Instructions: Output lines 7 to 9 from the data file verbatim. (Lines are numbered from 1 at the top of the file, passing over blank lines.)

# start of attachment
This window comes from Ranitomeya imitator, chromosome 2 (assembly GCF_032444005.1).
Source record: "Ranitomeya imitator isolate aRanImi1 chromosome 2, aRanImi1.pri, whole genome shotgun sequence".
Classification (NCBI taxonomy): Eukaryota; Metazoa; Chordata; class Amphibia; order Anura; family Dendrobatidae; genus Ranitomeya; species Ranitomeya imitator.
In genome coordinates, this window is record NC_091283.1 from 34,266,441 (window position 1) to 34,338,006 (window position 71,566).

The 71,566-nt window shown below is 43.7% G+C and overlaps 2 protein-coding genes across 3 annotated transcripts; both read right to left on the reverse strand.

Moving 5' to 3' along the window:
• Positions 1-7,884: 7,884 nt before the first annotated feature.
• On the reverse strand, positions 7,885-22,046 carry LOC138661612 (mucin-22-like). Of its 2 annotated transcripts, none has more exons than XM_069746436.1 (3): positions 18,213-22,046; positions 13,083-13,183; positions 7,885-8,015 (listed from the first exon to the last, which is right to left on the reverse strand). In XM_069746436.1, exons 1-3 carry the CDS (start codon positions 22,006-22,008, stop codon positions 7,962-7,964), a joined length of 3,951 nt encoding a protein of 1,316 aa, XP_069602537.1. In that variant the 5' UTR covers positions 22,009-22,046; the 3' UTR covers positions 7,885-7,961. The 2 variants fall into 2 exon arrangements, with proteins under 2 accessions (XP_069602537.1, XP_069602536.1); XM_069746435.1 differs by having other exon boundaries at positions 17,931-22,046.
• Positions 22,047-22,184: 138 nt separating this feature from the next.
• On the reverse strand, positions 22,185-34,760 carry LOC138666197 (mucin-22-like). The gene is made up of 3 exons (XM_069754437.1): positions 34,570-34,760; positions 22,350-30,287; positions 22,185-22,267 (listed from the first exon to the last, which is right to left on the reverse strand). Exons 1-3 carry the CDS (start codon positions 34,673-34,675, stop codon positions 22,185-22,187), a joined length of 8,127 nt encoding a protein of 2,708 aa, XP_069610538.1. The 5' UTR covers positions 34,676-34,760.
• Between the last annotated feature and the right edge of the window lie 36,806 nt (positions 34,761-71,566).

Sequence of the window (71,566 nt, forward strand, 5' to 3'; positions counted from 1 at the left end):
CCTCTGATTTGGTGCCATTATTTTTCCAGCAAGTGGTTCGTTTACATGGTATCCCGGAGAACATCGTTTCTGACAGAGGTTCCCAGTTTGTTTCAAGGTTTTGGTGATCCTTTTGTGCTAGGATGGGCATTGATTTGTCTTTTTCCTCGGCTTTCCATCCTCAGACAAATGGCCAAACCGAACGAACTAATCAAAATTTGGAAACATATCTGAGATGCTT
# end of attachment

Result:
• Positions 1-7,884: 7,884 nt before the first annotated feature.
• On the reverse strand, positions 7,885-22,046 carry LOC138661612 (mucin-22-like). Of its 2 annotated transcripts, none has more exons than XM_069746436.1 (3): positions 18,213-22,046; positions 13,083-13,183; positions 7,885-8,015 (listed from the first exon to the last, which is right to left on the reverse strand). In XM_069746436.1, exons 1-3 carry the CDS (start codon positions 22,006-22,008, stop codon positions 7,962-7,964), a joined length of 3,951 nt encoding a protein of 1,316 aa, XP_069602537.1. In that variant the 5' UTR covers positions 22,009-22,046; the 3' UTR covers positions 7,885-7,961. The 2 variants fall into 2 exon arrangements, with proteins under 2 accessions (XP_069602537.1, XP_069602536.1); XM_069746435.1 differs by having other exon boundaries at positions 17,931-22,046.
• Positions 22,047-22,184: 138 nt separating this feature from the next.